Local Mixologists & Local Herbs Star at Annual Wornall/Majors House Herb Cocktail Party

Andrew Olsen (left) and Berto Santoro are two of the mixologists for the herb cocktail party.

Andrew Olsen (left) and Berto Santoro are two of the mixologists for the herb cocktail party.

Mint, lavender, thyme, rosemary and basil will play a starring role in specialty drinks prepared for the Wornall/Majors House Herb Cocktail Party, held on Thursday, April 23, from 5 to 8 p.m. at the Alexander Majors Barn (8201 State Line Road). The cocktail party helps support educational museum programming at the John Wornall House and Alexander Majors House and Barn as well as community outreach.

Andrew Olsen (Cleaver & Cork), Zac Snyder (Cleaver & Cork, Julep), Ryan Miller (Voltaire) and Berto Santoro (Extra Virgin) from the Kanas City chapter of the U.S. Bartenders Guild collaborated to create three custom cocktails and a mocktail.

“We did a classy Julep recipe to go with the barn theme,” says Berto Santoro, president of the KC chapter of the USBG. “We’re using barrel-aged Samogon, a Russian moonshine similar to a pisco or un-aged brandy, with sugar and mint.”

Using Samogon instead of traditional bourbon presents an interesting twist on the classic cocktail. The spirit’s origins trace back to rural laborers in Russia that made it in homemade stills and used a variety of ingredients – potato, corn, beetroot or grains – added to the fermenting mix.

“We will also create a Rosemary Vodka Collins with London vodka,” says Santoro.

Ryan Miller (left) and Zac Snyder helped create the cocktails for Thursday evening.

Ryan Miller (left) and Zac Snyder helped create the cocktails for Thursday evening.

Vodka Collins is a spin off gin-based Tom Collins, a drink named after American John Collins that took a detour. According to cocktail expert and historian David Wondrich, John Collins, the head waiter of London’s Limmer’s Hotel in the 1820s and 1830s, became associated with the popular gin drink in its heyday. Interestingly, Stephen Price, an American who ran the Garrick Club, also in London, actually invented the drink. Collins, a nicer gent than foul-mouthed Price, ended up getting credit. Later in the century, Americans began drinking a “John Collins” made with the newly-popular English Old Tom gin, which is essentially a brawnier and sweeter London dry gin. They began asking for “Tom Collins” and the rest is history.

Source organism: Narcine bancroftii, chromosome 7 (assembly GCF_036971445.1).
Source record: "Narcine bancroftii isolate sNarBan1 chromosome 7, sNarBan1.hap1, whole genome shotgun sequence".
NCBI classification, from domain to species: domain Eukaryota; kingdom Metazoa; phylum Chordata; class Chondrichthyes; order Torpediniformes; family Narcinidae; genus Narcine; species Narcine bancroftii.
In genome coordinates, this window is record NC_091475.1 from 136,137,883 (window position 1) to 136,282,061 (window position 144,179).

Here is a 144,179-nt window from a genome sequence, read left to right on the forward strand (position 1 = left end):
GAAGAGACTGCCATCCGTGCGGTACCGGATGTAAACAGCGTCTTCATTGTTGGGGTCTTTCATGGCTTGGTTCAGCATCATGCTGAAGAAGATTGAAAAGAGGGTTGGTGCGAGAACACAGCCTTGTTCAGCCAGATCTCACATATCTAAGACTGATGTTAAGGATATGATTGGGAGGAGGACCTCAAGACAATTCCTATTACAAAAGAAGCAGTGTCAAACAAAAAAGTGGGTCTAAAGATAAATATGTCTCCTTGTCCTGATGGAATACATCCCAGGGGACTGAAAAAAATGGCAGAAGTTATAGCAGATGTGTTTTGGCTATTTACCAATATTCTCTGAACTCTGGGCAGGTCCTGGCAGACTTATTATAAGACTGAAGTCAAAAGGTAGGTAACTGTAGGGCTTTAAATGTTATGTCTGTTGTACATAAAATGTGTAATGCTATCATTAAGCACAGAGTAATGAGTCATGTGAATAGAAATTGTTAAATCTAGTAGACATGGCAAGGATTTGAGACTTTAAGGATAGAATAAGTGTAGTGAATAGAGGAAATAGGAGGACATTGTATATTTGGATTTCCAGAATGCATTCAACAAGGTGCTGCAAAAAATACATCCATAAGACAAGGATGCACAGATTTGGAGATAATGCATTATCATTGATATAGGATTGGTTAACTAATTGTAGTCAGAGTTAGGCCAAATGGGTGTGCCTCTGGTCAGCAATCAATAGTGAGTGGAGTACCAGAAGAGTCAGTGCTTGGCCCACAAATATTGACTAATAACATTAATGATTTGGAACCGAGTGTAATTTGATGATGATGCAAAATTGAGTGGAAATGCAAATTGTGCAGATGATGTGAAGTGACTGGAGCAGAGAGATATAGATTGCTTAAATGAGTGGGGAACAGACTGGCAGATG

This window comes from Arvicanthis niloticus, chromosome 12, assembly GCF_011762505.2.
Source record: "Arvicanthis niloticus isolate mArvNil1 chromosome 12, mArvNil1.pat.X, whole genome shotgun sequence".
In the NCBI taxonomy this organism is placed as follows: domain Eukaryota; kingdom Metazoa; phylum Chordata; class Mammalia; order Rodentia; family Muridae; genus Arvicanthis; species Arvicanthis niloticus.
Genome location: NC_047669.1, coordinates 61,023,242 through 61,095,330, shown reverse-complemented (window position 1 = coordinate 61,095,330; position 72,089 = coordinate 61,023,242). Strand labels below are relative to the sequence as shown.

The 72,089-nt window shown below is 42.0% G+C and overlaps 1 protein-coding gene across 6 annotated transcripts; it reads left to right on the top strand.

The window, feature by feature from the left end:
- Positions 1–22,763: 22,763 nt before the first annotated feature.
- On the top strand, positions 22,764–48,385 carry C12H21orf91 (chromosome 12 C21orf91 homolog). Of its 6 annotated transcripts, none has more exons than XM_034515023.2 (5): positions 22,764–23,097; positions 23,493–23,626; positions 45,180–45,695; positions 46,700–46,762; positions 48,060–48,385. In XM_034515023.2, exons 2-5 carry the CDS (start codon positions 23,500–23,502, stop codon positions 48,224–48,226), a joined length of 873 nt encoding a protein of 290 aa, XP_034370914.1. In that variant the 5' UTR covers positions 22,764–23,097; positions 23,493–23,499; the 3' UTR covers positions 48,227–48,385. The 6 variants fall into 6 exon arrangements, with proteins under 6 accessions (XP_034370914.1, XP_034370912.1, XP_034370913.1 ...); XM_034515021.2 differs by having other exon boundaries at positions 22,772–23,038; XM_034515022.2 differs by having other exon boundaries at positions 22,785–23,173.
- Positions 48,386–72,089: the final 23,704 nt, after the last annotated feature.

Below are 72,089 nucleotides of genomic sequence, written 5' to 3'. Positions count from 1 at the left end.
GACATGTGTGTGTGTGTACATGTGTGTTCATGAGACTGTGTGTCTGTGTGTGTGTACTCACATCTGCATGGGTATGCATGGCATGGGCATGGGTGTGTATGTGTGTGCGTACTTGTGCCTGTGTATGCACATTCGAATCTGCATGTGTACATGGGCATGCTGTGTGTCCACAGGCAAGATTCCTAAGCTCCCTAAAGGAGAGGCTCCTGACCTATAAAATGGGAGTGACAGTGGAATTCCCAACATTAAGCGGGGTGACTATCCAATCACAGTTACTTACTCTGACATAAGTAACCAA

Another drink created for the evening is a vodka cocktail made with Stiletto vodka that incorporates lavender, thyme, lime and an oleo saccharum (sugared oil) made with grapefruit peel and sugar.

Santoro says, “We will also have a fizzy non-alcoholic option prepared with fresh basil, lemon, and Amarena cherry.”

The last ingredient refers to a tart cherry candied in a sour cherry syrup. This cherry varietal was developed by Gennaro Fabbri, who began producing and retailing liqueurs and cordials in 1905 as Fabbri 1905 in an old drug store he acquired.

The herbs, grown in the garden outside of the John Wornall House (6115 Wornall Road), add a touch of seasonal aroma and flavor to the drinks. Chef Shannon Kimball of Flavor Trade will also prepare a tasting menu that complements the beverages. Tickets are $35 and The Recommended Daily is proud to sponsor the event.


Pete Dulin is a Kansas City-based writer and author of Last Bite: 100 Simple Recipes from Kansas City's Best Chefs and Cooks. https://lastbitecookbook.com/

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